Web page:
Specifications (Ordnance QF 25 pounder Mk II on Carriage 25 pounder Mk I) (3):

Manufacturer: Royal Ordnance Factory

Type: Field gun/Howitzer

Weight: 1,633 kg (3,600 lb)

Length: 4.6 m (15 ft 1 in) (muzzle to towing eye)

Barrel length: 2.47 m (8 ft 1 in)

Width: 2.13 m (7 ft) (width at wheel hubs)

Height: 1.16 m (3 ft 10 in) (trunnion height)

Crew: 6

Shell: High Explosive, Anti-Tank, Smoke

Shell weight: 11.5 kg (25 lb) (HE - "High Explosive" - including fuze)

Calibre: 87.6 mm (3.45 in)

Breech: Vertical sliding block

Recoil: Hydro-pneumatic

Elevation: -5 degrees to 45 degrees, (70 degrees with dial sight adapter and digging trail pit or wheel mounds)

Traverse: 4 degres Left and Right (top traverse), 360 degrees (platform)

Rate of fire: Gunfire, 6-8 rpm (rounds per minute), Intense, 5 rpm, Rapid, 4 rpm, Normal, 3 rpm, Slow, 2 rpm, Very slow, 1 rpm

Muzzle velocity: 198 - 532 m/s, (649 - 1,745 ft/s)

Maximum range: 12,253 m (13,400 yd) (HE shell)

Sights: Calibrating and reciprocating

The OTO Melara Mod 56 105 mm Howitzer (3)

NATO ("North Atlantic Treaty Organization") standardization led to the replacement of the 25 pounder with the Italian OTO Melara Mod 56 105 mm howitzer. The last British military unit to fire the 25 pounder in its field role (as opposed to in a ceremonial role) was the Gun Troop of the Honourable Artillery Company on Salisbury Plain in 1992.

Cannon or Guns? (5)

A cannon is any piece of artillery that uses gunpowder or other usually explosive-based propellents to launch a projectile. Cannon vary in caliber, range, mobility, rate of fire, angle of fire, and firepower; different forms of cannon combine and balance these attributes in varying degrees, depending on their intended use on the battlefield. The word cannon is derived from several languages, in which the original definition can usually be translated as tube, cane, or reed. The plural of cannon is cannon, the same word. In modern times, cannon has fallen out of common usage, usually replaced by "guns" or "artillery", if not a more specific term, such as "mortar" or "howitzer".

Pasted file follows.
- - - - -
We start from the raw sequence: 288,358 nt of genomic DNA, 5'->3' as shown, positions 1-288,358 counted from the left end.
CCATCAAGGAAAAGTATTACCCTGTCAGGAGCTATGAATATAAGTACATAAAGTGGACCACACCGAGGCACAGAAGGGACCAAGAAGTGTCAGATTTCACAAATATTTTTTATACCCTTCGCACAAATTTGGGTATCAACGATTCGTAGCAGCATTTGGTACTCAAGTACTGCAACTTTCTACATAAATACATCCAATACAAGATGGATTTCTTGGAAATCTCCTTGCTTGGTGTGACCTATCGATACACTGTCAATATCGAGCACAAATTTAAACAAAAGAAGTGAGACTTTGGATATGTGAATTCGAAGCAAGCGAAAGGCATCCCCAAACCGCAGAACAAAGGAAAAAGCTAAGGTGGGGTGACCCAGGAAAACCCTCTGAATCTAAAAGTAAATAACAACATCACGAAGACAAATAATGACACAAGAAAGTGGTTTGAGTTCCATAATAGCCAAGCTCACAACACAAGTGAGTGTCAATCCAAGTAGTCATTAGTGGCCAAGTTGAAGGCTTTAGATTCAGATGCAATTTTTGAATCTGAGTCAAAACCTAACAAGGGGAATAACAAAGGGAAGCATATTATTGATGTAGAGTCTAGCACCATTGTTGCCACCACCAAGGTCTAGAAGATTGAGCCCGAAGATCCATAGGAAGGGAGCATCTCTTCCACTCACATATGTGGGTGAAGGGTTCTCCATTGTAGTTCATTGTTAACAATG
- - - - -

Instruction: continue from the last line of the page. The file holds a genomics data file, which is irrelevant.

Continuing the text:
St Martin’s Battery is a Victorian and Second World War coastal artillery position across the River Dour valley on the Western Heights.

(1) "Long Gun Magazine" is so called because of its proximity to the mound, out-of-shot to the left (west), upon which Queen Elizabeth’s Pocket Pistol once stood. Also once known as "Queen Anne's Pocket Pistol", this remarkable weapon is now housed in the Victorian former Regimental Institute on Knights Road.

(2) The 25-pounder field gun, 1939-1972, by Chris Henry (2002)

(3) Wikipedia entry for Ordnance QF 25 pounder (Abridged)

(4) After joining the Royal Signals in 1967, I was subsequently posted to NATO FSS Cape Greco in Cyprus in December 1974.

(5) Wikipedia entry for Cannon

A British Army Royal Artillery (also Royal Artillery (RA)) and Dover Castle (12th Century Norman) history photo.

John Latter / Jorolat

Dover Blog: The Psychology of a Small Town

This is the Images of Dover website: click on any blue "John Latter" link to access the Entry Page.

John Latter on January 4, 2013

The Saluting Platform and 25-pounders appear in the background to:

The Statue of Admiral Sir Bertram Home Ramsay in Dover Castle

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Photo details

  • Uploaded on July 17, 2011
  • © All Rights Reserved
    by John Latter
    • Camera: PENTAX Corporation PENTAX K100D
    • Taken on 2011/07/03 10:19:40
    • Exposure: 0.005s (1/200)
    • Focal Length: 18.00mm
    • F/Stop: f/11.000
    • ISO Speed: ISO200
    • Exposure Bias: 0.00 EV
    • No flash